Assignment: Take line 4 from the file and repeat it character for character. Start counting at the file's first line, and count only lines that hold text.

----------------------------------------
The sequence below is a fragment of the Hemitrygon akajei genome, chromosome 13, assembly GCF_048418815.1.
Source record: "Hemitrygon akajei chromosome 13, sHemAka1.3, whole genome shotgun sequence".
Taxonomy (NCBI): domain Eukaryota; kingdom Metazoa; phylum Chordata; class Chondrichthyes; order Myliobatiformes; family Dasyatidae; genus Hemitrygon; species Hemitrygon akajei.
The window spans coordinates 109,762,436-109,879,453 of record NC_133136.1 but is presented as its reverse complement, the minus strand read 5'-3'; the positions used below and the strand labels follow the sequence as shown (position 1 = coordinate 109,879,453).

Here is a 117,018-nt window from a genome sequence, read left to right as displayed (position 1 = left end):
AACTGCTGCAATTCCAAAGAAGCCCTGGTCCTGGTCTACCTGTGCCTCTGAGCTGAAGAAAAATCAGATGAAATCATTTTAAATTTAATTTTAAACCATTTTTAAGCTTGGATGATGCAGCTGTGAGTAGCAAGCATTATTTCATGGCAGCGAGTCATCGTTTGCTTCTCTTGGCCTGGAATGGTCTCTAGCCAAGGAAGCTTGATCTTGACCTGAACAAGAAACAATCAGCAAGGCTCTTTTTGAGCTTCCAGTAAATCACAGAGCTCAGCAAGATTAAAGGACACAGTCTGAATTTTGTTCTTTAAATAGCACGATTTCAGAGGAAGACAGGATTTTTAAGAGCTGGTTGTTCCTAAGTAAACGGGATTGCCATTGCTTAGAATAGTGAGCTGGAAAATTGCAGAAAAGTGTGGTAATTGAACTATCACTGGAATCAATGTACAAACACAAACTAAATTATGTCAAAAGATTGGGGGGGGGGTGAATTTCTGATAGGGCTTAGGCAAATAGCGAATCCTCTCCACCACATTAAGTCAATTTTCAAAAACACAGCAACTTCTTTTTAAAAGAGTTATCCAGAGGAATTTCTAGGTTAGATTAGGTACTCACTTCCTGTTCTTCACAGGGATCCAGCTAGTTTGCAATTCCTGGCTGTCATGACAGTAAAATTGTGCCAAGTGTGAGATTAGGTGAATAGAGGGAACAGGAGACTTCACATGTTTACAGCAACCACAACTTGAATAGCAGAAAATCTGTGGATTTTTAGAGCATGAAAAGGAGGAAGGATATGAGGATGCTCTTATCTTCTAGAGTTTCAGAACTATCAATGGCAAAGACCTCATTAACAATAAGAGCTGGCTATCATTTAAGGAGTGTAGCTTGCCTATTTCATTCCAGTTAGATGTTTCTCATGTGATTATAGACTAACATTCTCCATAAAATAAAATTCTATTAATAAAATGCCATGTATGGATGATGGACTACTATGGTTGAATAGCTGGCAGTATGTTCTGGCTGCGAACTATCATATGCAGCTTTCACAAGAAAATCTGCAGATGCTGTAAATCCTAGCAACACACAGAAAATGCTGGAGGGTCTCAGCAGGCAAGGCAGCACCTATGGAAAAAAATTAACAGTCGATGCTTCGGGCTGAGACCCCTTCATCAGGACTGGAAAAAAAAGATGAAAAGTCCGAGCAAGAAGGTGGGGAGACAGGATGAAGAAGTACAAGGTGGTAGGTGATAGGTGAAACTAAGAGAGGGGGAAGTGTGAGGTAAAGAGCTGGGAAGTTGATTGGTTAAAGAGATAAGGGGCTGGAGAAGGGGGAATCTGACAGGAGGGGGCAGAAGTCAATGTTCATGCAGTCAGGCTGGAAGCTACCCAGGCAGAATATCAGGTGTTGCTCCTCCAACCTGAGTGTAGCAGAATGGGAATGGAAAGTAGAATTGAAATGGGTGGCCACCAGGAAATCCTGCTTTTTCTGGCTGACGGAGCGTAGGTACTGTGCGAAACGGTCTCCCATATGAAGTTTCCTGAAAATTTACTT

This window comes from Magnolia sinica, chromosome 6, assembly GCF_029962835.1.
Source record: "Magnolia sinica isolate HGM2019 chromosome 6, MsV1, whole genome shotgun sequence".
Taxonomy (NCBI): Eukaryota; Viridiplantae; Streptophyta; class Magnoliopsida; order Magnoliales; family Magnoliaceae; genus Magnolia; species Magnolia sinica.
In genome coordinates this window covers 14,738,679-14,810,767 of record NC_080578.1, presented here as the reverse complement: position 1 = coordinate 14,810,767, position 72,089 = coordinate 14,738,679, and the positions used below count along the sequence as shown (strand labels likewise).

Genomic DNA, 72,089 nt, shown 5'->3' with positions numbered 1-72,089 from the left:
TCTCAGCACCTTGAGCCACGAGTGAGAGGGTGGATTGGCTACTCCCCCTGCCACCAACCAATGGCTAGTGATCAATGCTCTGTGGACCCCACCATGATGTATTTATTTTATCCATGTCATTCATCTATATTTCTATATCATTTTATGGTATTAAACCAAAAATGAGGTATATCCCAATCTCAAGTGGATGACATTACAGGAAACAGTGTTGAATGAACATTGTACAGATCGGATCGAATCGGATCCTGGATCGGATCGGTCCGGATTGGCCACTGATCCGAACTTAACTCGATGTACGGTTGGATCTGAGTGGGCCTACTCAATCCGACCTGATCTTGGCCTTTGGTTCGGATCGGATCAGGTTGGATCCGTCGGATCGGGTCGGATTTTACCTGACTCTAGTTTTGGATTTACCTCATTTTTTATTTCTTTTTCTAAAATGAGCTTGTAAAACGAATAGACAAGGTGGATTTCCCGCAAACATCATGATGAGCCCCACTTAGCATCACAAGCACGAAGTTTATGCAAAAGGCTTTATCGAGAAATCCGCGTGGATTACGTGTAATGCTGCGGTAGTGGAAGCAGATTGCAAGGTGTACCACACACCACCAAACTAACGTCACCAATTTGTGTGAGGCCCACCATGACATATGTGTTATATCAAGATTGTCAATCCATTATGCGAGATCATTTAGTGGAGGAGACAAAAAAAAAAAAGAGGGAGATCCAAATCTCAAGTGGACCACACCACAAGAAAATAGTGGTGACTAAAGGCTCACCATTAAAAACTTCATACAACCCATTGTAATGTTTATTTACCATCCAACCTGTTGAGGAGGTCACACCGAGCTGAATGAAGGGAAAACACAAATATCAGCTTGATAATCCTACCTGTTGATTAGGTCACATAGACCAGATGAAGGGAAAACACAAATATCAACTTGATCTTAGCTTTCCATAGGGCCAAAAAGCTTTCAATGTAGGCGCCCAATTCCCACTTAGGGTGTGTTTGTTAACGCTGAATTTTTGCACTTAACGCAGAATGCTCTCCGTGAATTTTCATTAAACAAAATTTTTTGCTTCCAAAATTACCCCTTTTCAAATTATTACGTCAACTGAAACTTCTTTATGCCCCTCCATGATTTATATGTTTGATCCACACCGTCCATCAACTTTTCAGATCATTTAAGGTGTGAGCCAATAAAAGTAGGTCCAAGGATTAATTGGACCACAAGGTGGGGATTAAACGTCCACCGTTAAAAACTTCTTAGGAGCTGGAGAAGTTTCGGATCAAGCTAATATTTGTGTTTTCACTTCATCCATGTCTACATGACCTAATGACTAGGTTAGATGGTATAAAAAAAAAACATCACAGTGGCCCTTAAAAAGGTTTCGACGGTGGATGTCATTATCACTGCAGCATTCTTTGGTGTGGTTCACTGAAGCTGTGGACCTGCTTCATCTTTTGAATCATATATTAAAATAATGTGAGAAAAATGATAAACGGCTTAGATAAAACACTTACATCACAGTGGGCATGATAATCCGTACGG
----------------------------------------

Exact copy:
The window spans coordinates 109,762,436-109,879,453 of record NC_133136.1 but is presented as its reverse complement, the minus strand read 5'-3'; the positions used below and the strand labels follow the sequence as shown (position 1 = coordinate 109,879,453).